Fri, 02 Oct 2020 15:55:47 BST
The University of Glasgow is joining a global five-year program to understand and address threats posed by zoonotic viral diseases that can “spill over” from animals to humans, such as SARS-CoV-2, in an effort to reduce risk of infection, amplification, and spread.
Community led response to COVID-19 in Colombia
Animal African Trypanosomiasis
Capacity strengthening projects in Africa
- Development of next generation anti-malarials targeting the essential parasite protein kinase PfCLK3; MRC, £688k (2020-22).
- TransLeish: Fitness phenotyping of Leishmania transporter mutants; MRC, £435k (2020-23).
- Population biology and genomic studies of Anopheles funestus in Tanzania; Bill and Melinda Gates Foundation, £338k (2020-23).
- Pioneering UofG researcher recognised by Royal Society of Edinburgh
- Six UofG academics recognised in Queen's birthday honours
- UofG part of new UK Coronavirus immunology consortium to address key unaswered questions about immunity and COVID-19
- Researchers identify evolutionary origins of SARS-COV-2
- Scientists identify cat infected with SARS-COV-2 in the UK
- Malaria mosquito research could provide new control tools
- Risk of viruses emerging in humans may not depend on their animal host
- Zoonotic causes of febrile illness in malaria endemic countries: a systematic review. Science Direct (2020)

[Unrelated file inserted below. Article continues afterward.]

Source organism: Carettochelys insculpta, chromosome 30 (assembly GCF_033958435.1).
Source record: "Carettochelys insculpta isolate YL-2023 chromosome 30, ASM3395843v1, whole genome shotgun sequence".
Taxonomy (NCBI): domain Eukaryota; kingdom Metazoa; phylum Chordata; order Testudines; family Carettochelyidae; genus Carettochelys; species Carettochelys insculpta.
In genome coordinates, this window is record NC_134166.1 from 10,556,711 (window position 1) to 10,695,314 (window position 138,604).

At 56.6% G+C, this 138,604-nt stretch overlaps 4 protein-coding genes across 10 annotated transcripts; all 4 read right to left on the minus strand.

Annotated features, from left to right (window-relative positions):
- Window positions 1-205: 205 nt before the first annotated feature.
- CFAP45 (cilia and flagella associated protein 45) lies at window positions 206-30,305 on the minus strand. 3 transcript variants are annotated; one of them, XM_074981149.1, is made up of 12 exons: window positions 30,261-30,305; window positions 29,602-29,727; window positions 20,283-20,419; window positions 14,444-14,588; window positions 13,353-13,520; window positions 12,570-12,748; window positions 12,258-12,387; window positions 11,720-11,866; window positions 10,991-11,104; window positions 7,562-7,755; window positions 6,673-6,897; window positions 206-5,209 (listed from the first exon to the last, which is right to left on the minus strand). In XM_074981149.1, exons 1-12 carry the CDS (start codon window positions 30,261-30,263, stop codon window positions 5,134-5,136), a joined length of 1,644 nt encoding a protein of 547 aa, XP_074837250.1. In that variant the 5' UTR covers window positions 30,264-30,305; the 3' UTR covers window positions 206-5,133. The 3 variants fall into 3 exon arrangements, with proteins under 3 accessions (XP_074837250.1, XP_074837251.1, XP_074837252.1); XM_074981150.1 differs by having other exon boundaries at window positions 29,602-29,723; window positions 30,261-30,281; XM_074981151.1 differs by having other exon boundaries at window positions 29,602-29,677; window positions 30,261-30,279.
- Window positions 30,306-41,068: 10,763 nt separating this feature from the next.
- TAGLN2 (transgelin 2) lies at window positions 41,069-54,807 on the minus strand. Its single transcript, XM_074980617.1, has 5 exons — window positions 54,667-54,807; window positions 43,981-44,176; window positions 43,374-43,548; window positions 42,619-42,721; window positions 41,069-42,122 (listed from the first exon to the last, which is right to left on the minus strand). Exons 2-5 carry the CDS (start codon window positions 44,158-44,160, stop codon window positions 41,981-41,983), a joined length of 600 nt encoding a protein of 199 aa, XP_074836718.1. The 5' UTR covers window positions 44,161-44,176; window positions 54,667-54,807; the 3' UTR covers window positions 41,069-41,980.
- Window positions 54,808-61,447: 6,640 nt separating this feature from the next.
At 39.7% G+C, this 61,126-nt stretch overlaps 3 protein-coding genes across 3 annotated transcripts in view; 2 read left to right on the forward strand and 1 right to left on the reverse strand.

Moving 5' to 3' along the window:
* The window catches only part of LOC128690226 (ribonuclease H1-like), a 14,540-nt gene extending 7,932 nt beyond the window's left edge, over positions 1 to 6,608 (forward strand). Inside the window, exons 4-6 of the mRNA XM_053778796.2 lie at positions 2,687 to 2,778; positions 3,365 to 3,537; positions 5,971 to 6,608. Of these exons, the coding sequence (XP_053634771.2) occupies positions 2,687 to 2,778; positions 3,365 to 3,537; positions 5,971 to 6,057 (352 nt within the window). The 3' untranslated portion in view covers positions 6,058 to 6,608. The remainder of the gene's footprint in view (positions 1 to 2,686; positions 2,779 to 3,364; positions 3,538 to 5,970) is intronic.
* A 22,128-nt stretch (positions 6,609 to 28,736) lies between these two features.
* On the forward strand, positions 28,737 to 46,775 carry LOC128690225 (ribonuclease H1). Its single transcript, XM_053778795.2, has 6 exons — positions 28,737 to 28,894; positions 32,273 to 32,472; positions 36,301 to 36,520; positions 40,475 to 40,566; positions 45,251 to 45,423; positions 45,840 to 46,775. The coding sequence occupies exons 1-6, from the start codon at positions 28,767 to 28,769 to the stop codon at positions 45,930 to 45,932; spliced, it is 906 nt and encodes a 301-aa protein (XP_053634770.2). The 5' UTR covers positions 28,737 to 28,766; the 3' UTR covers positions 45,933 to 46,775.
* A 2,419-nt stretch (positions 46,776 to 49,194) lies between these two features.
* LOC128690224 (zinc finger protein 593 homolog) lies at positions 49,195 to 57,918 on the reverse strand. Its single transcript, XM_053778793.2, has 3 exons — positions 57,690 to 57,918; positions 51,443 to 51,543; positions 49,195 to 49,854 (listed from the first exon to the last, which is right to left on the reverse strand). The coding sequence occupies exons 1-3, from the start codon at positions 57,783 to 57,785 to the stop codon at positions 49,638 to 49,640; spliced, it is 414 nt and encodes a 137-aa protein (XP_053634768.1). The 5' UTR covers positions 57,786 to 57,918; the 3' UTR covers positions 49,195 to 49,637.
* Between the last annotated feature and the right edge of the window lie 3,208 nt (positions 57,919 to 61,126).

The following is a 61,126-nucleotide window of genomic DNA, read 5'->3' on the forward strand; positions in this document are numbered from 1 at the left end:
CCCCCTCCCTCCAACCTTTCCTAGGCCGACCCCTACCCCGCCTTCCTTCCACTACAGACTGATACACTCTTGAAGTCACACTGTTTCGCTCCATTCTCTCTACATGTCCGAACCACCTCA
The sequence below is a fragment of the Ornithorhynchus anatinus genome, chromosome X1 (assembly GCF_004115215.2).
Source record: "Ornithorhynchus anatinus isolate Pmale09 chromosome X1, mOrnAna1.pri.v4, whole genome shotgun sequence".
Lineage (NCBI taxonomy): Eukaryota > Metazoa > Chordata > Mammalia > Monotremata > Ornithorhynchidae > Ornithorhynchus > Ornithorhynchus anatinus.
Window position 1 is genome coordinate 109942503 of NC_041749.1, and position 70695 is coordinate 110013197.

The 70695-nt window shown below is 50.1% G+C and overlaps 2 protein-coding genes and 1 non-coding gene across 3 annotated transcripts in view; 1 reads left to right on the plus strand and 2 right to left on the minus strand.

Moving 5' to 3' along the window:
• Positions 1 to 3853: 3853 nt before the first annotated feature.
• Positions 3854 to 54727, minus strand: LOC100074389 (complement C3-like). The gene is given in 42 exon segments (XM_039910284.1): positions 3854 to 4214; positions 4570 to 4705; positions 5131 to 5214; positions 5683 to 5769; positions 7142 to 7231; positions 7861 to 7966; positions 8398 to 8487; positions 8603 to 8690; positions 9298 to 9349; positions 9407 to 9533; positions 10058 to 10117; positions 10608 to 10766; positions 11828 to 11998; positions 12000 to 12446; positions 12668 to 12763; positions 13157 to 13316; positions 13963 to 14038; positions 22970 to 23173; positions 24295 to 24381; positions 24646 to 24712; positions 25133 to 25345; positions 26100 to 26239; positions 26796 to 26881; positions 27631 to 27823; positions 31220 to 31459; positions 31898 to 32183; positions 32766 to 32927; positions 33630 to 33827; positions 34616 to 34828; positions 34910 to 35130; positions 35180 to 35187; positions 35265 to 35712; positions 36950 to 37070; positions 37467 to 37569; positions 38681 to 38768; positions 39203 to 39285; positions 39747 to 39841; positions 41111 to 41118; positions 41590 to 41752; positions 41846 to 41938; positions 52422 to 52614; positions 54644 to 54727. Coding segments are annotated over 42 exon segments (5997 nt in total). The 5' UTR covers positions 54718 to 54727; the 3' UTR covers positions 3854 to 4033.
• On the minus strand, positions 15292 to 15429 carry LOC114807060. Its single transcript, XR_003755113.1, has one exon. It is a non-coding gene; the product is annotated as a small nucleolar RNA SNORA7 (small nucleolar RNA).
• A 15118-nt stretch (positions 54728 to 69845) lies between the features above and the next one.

- Evolutionary origins of the SARS-CoV-2 sarbecovirus lineage responsible for the COVID-19 pandemic. Nature Microbiology (2020)
- A microsporidian impairs Plasmodium falciparum transmission in Anopheles arabiensis mosquitoes. Nature (2020)
- Viral zoonotic risk is homogenous among taxonomic orders of mammalian and avian reservoir hosts. PNAS (2020)
- Establishment of Wolbachia Strain wAlbB in Malaysian Populations of Aedes aegypti for Dengue Control. Current Biology (2019)
Glasgow is an international leader in One Health research.
We seek to improve human and animal health by addressing questions that arise as a result of the many and diverse interdependencies between these two domains.
One Health approaches cannot be confined to the study of either human or veterinary medicine, or even to a combination of the two. Instead, the effective resolution of health questions depends critically on understanding the complex biological and social, economic, political and environmental contexts in which those questions are embedded. With the growing recognition of the importance of multimorbidity, this area of research has expanded to include the study of interactions between infectious and non-communicable disease.
These complex issues are most powerfully addressed through interdisciplinary collaborations. At Glasgow, researchers from human and veterinary clinical medicine are closely integrated with life scientists, and interface with social and physical scientists to deliver world-changing research. We work both across the Global South with a focus on sub-Saharan Africa, particularly Tanzania and Malawi, and in Scotland and the rest of the UK.
Our collaborations have made a significant impact on key national, global health and veterinary agendas.